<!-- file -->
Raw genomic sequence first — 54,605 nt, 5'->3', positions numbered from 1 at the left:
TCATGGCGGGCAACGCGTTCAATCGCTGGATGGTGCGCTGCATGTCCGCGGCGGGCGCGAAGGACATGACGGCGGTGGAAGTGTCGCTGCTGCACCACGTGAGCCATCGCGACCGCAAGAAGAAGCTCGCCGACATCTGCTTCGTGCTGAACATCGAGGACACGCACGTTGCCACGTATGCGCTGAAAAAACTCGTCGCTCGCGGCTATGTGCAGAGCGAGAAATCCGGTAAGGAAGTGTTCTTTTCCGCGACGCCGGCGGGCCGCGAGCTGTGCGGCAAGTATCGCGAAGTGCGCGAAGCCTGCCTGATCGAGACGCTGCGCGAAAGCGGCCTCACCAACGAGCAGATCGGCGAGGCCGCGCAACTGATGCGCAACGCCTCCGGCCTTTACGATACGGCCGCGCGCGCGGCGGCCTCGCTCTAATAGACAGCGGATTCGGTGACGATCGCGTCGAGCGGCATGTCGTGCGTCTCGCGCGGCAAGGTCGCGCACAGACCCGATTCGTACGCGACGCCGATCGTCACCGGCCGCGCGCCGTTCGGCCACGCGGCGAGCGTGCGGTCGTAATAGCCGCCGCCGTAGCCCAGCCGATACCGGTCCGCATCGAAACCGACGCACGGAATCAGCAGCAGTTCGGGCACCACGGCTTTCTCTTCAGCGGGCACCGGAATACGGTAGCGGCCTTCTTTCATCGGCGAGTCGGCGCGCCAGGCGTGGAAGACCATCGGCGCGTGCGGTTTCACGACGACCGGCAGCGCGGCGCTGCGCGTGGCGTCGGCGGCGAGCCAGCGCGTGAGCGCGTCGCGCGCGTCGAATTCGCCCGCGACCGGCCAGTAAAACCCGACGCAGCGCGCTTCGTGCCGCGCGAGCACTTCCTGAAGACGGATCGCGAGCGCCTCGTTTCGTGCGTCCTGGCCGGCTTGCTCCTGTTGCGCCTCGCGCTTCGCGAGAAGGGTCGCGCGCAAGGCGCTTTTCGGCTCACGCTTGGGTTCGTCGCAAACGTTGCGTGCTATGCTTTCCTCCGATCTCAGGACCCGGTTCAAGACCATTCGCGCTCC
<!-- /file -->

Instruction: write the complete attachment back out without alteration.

Raw genomic sequence first — 54,605 nt, 5'->3', positions numbered from 1 at the left:
TCATGGCGGGCAACGCGTTCAATCGCTGGATGGTGCGCTGCATGTCCGCGGCGGGCGCGAAGGACATGACGGCGGTGGAAGTGTCGCTGCTGCACCACGTGAGCCATCGCGACCGCAAGAAGAAGCTCGCCGACATCTGCTTCGTGCTGAACATCGAGGACACGCACGTTGCCACGTATGCGCTGAAAAAACTCGTCGCTCGCGGCTATGTGCAGAGCGAGAAATCCGGTAAGGAAGTGTTCTTTTCCGCGACGCCGGCGGGCCGCGAGCTGTGCGGCAAGTATCGCGAAGTGCGCGAAGCCTGCCTGATCGAGACGCTGCGCGAAAGCGGCCTCACCAACGAGCAGATCGGCGAGGCCGCGCAACTGATGCGCAACGCCTCCGGCCTTTACGATACGGCCGCGCGCGCGGCGGCCTCGCTCTAATAGACAGCGGATTCGGTGACGATCGCGTCGAGCGGCATGTCGTGCGTCTCGCGCGGCAAGGTCGCGCACAGACCCGATTCGTACGCGACGCCGATCGTCACCGGCCGCGCGCCGTTCGGCCACGCGGCGAGCGTGCGGTCGTAATAGCCGCCGCCGTAGCCCAGCCGATACCGGTCCGCATCGAAACCGACGCACGGAATCAGCAGCAGTTCGGGCACCACGGCTTTCTCTTCAGCGGGCACCGGAATACGGTAGCGGCCTTCTTTCATCGGCGAGTCGGCGCGCCAGGCGTGGAAGACCATCGGCGCGTGCGGTTTCACGACGACCGGCAGCGCGGCGCTGCGCGTGGCGTCGGCGGCGAGCCAGCGCGTGAGCGCGTCGCGCGCGTCGAATTCGCCCGCGACCGGCCAGTAAAACCCGACGCAGCGCGCTTCGTGCCGCGCGAGCACTTCCTGAAGACGGATCGCGAGCGCCTCGTTTCGTGCGTCCTGGCCGGCTTGCTCCTGTTGCGCCTCGCGCTTCGCGAGAAGGGTCGCGCGCAAGGCGCTTTTCGGCTCACGCTTGGGTTCGTCGCAAACGTTGCGTGCTATGCTTTCCTCCGATCTCAGGACCCGGTTCAAGACCATTCGCGCTCC